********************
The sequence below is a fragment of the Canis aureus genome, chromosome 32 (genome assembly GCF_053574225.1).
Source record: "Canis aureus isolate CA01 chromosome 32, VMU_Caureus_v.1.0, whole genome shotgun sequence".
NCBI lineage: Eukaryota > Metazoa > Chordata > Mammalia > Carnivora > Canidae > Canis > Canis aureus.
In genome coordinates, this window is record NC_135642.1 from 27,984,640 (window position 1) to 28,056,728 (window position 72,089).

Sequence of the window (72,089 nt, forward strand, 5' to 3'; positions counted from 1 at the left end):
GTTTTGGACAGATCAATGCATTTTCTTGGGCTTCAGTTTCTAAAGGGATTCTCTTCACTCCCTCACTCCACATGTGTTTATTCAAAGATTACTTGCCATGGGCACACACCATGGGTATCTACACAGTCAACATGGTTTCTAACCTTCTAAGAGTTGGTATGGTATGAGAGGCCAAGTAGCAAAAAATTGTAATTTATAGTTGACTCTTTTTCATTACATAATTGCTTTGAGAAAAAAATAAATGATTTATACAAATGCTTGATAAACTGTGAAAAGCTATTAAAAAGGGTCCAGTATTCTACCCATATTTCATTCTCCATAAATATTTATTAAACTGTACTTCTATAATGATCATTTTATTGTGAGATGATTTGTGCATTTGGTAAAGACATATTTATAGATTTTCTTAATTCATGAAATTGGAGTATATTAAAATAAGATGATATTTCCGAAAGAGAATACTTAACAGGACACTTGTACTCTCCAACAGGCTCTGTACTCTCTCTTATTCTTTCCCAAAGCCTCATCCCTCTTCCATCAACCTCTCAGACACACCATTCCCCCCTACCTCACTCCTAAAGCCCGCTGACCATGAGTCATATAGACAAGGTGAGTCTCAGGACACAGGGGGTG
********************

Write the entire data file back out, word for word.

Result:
The sequence below is a fragment of the Canis aureus genome, chromosome 32 (genome assembly GCF_053574225.1).
Source record: "Canis aureus isolate CA01 chromosome 32, VMU_Caureus_v.1.0, whole genome shotgun sequence".
NCBI lineage: Eukaryota > Metazoa > Chordata > Mammalia > Carnivora > Canidae > Canis > Canis aureus.
In genome coordinates, this window is record NC_135642.1 from 27,984,640 (window position 1) to 28,056,728 (window position 72,089).

Sequence of the window (72,089 nt, forward strand, 5' to 3'; positions counted from 1 at the left end):
GTTTTGGACAGATCAATGCATTTTCTTGGGCTTCAGTTTCTAAAGGGATTCTCTTCACTCCCTCACTCCACATGTGTTTATTCAAAGATTACTTGCCATGGGCACACACCATGGGTATCTACACAGTCAACATGGTTTCTAACCTTCTAAGAGTTGGTATGGTATGAGAGGCCAAGTAGCAAAAAATTGTAATTTATAGTTGACTCTTTTTCATTACATAATTGCTTTGAGAAAAAAATAAATGATTTATACAAATGCTTGATAAACTGTGAAAAGCTATTAAAAAGGGTCCAGTATTCTACCCATATTTCATTCTCCATAAATATTTATTAAACTGTACTTCTATAATGATCATTTTATTGTGAGATGATTTGTGCATTTGGTAAAGACATATTTATAGATTTTCTTAATTCATGAAATTGGAGTATATTAAAATAAGATGATATTTCCGAAAGAGAATACTTAACAGGACACTTGTACTCTCCAACAGGCTCTGTACTCTCTCTTATTCTTTCCCAAAGCCTCATCCCTCTTCCATCAACCTCTCAGACACACCATTCCCCCCTACCTCACTCCTAAAGCCCGCTGACCATGAGTCATATAGACAAGGTGAGTCTCAGGACACAGGGGGTG